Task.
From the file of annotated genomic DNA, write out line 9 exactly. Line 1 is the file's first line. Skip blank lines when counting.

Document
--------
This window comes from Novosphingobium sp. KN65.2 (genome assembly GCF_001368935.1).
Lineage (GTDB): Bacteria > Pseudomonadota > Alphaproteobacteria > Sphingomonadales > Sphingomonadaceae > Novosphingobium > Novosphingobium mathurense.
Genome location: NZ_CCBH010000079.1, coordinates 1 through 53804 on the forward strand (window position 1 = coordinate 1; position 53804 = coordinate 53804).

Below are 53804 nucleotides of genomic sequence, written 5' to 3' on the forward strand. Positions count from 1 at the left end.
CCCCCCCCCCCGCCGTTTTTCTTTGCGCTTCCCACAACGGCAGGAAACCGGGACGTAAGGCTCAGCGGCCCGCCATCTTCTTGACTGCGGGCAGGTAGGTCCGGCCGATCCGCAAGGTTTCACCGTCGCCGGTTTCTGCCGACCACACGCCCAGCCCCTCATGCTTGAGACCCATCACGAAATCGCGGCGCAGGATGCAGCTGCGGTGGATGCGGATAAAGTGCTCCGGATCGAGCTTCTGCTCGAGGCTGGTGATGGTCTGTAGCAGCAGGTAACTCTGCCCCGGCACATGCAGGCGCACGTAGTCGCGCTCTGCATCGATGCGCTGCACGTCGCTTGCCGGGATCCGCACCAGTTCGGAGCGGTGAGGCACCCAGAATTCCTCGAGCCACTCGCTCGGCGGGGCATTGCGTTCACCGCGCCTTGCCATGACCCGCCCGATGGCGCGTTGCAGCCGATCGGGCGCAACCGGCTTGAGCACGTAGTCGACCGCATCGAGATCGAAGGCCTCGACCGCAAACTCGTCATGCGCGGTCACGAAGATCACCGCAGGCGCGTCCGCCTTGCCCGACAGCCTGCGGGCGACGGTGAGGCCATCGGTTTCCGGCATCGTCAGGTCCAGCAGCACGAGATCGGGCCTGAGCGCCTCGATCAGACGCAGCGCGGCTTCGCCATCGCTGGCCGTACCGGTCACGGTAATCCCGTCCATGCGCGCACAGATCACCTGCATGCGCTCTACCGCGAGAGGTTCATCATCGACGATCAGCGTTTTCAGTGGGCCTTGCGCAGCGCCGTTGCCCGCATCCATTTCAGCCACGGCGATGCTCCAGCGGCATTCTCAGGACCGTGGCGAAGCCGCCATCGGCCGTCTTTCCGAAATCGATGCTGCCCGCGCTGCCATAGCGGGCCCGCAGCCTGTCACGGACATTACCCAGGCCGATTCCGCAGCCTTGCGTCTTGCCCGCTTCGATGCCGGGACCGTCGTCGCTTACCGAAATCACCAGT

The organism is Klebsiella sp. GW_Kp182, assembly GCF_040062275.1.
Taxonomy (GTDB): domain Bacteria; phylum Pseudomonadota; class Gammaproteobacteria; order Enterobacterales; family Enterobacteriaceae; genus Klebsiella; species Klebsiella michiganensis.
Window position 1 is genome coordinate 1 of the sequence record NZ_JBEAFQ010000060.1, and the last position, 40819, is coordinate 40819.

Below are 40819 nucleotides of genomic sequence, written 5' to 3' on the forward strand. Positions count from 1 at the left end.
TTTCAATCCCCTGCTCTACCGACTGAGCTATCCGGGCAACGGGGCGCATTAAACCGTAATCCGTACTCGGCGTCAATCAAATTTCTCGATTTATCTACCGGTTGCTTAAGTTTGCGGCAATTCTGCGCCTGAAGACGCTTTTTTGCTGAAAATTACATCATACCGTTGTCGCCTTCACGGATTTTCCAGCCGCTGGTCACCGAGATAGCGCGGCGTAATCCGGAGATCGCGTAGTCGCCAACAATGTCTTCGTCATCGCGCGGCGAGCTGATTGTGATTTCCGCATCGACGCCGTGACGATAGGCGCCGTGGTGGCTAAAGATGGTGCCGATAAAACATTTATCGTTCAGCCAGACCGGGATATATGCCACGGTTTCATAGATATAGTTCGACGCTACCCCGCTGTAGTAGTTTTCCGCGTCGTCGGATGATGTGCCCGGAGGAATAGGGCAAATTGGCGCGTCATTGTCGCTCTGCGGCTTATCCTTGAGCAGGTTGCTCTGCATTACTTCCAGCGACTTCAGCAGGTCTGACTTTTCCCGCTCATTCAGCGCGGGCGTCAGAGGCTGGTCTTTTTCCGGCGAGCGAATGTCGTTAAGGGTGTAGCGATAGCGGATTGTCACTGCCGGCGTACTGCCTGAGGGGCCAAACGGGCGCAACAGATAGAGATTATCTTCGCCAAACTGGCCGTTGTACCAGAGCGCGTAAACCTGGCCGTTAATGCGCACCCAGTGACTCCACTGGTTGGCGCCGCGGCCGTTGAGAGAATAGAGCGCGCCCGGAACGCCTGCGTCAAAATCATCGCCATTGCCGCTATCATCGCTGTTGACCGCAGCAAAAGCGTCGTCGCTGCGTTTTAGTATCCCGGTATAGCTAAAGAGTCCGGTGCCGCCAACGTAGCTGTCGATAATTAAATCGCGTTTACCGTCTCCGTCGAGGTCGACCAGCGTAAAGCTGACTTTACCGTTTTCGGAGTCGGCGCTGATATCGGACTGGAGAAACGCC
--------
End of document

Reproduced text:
Below are 40819 nucleotides of genomic sequence, written 5' to 3' on the forward strand. Positions count from 1 at the left end.